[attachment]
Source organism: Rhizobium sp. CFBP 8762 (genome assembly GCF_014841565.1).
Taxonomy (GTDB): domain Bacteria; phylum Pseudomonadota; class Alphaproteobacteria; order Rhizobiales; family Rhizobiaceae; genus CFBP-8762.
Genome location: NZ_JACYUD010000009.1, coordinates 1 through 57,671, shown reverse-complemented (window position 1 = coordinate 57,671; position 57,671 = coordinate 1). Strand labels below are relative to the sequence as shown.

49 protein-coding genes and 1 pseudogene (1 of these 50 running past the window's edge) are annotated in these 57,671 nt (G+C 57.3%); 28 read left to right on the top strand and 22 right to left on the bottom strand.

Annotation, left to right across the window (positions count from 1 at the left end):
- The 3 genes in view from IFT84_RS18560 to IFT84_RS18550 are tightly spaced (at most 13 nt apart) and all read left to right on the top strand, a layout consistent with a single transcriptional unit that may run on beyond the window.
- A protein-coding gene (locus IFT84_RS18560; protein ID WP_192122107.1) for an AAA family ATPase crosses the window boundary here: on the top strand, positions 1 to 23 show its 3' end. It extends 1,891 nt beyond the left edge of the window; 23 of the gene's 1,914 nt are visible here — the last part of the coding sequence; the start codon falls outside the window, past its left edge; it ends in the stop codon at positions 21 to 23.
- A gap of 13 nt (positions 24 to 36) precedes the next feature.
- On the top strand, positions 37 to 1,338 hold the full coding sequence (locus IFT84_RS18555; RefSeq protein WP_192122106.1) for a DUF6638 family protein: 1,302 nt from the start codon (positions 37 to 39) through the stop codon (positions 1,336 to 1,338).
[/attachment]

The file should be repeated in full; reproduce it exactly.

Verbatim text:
Source organism: Rhizobium sp. CFBP 8762 (genome assembly GCF_014841565.1).
Taxonomy (GTDB): domain Bacteria; phylum Pseudomonadota; class Alphaproteobacteria; order Rhizobiales; family Rhizobiaceae; genus CFBP-8762.
Genome location: NZ_JACYUD010000009.1, coordinates 1 through 57,671, shown reverse-complemented (window position 1 = coordinate 57,671; position 57,671 = coordinate 1). Strand labels below are relative to the sequence as shown.

49 protein-coding genes and 1 pseudogene (1 of these 50 running past the window's edge) are annotated in these 57,671 nt (G+C 57.3%); 28 read left to right on the top strand and 22 right to left on the bottom strand.

Annotation, left to right across the window (positions count from 1 at the left end):
- The 3 genes in view from IFT84_RS18560 to IFT84_RS18550 are tightly spaced (at most 13 nt apart) and all read left to right on the top strand, a layout consistent with a single transcriptional unit that may run on beyond the window.
- A protein-coding gene (locus IFT84_RS18560; protein ID WP_192122107.1) for an AAA family ATPase crosses the window boundary here: on the top strand, positions 1 to 23 show its 3' end. It extends 1,891 nt beyond the left edge of the window; 23 of the gene's 1,914 nt are visible here — the last part of the coding sequence; the start codon falls outside the window, past its left edge; it ends in the stop codon at positions 21 to 23.
- A gap of 13 nt (positions 24 to 36) precedes the next feature.
- On the top strand, positions 37 to 1,338 hold the full coding sequence (locus IFT84_RS18555; RefSeq protein WP_192122106.1) for a DUF6638 family protein: 1,302 nt from the start codon (positions 37 to 39) through the stop codon (positions 1,336 to 1,338).